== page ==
SALT LAKE CITY — A clean air initiative touted as the first of its kind in the country would allow Salt Lake City residents to ride UTA's mass transit system for $360 a year, a fee collected through the monthly utility bill.
The joint pilot project was announced Friday by Salt Lake City Mayor Ralph Becker at a press conference held adjacent to a TRAX stop on 400 South and 900 East, where Becker was joined by UTA General Manager Mike Allegra to release details of the proposal.
Becker said the Salt Lake City Council will still have to sign off on the initiative and agree to $150,000 in funding to administer the program, which would launch in 2014.
With winter on Utah's doorstep, Becker stressed that the project will help reduce Salt Lake City's part in the air pollution problem that strangles the valley with inversions.
"We all know this is the toughest time of the year for air quality," he said.
Allegra said the reduced price puts the program on par with its Eco Pass offered to area employers, with bulk purchases that allow the transit agency to shave the price to $30 from what would normally be $90 a month. Residents could purchase a photo-identification pass for $360, or have the payments spread out over 12 months.
The non-transferable pass would be good on the local and express bus, TRAX and FrontRunner, but the Ski bus, Park City Connect and paratransit services would be excluded.
UTA and Salt Lake City officials have been crafting the plan for two years, Becker said, after the idea was floated by a Salt Lake City employee. After crunching the numbers, Allegra said it was determined that with a minimum of 6,000 Salt Lake City residents signing on, the pilot program would be a success.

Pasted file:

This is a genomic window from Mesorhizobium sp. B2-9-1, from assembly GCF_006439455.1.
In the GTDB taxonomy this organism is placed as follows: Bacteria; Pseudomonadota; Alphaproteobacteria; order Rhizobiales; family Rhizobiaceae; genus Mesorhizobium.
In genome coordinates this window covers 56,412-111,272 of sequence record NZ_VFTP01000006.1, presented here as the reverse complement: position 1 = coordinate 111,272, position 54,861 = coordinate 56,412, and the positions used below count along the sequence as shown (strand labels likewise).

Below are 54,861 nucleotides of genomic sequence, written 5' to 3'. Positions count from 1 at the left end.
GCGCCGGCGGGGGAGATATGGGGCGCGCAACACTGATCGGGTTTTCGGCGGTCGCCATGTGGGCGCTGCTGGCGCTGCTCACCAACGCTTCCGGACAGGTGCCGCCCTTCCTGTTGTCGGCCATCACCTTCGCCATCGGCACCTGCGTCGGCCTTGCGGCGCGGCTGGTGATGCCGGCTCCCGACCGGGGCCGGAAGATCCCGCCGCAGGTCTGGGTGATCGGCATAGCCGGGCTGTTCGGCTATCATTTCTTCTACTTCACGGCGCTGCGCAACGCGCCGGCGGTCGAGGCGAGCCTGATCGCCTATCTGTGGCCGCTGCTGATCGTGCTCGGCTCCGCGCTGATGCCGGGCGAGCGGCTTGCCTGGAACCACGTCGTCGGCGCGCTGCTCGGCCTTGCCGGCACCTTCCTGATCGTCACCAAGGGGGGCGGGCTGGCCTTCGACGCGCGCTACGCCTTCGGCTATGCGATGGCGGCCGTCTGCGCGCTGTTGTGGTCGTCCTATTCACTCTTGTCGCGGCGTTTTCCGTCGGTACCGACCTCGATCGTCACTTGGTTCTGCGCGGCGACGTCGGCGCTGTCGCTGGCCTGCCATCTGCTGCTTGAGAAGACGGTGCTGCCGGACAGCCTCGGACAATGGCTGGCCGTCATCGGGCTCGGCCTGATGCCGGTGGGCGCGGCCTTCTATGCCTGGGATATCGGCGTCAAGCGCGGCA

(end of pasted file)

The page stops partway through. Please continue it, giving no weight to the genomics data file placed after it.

Of course, he added, the goal is to get more riders than that.
"Our goal is a pass in every pocket."
The initiative is being sponsored by Salt Lake City Councilman Stan Penfold, who will broach the proposal with his colleagues in the coming months.
"This is a huge step for providing options for anyone who lives in Salt Lake City to take transit instead of taking a car," he said.
Erin Mendenhall, executive director of Breathe Utah, said the program is one that clean advocates have been hoping for.
"Millions of individual driving decisions are being made each day," she said, contributing to the quality of air residents must breathe along the Wasatch Front. "Our health and local economy are damaged by our air pollution."
Mendenhall said the discounted transit pass will accomplish much more than waiving UTA fares during inversions or for the months of January and July, which have been proposed as other possible ways to clean up the air.
"This is a better cultural change," she said. "An unlimited lasting commitment."
Too often, people want to take transit but have to overcome the economics of their own personal situation, Mendenhall said.
"The financial barrier is too great," she said. "They've found that getting in their car is cheaper than getting on the bus."
Allegra said the program will launch first in Salt Lake City and spread from there.
"Our intent is to make it applicable to every community along the Wasatch Front."
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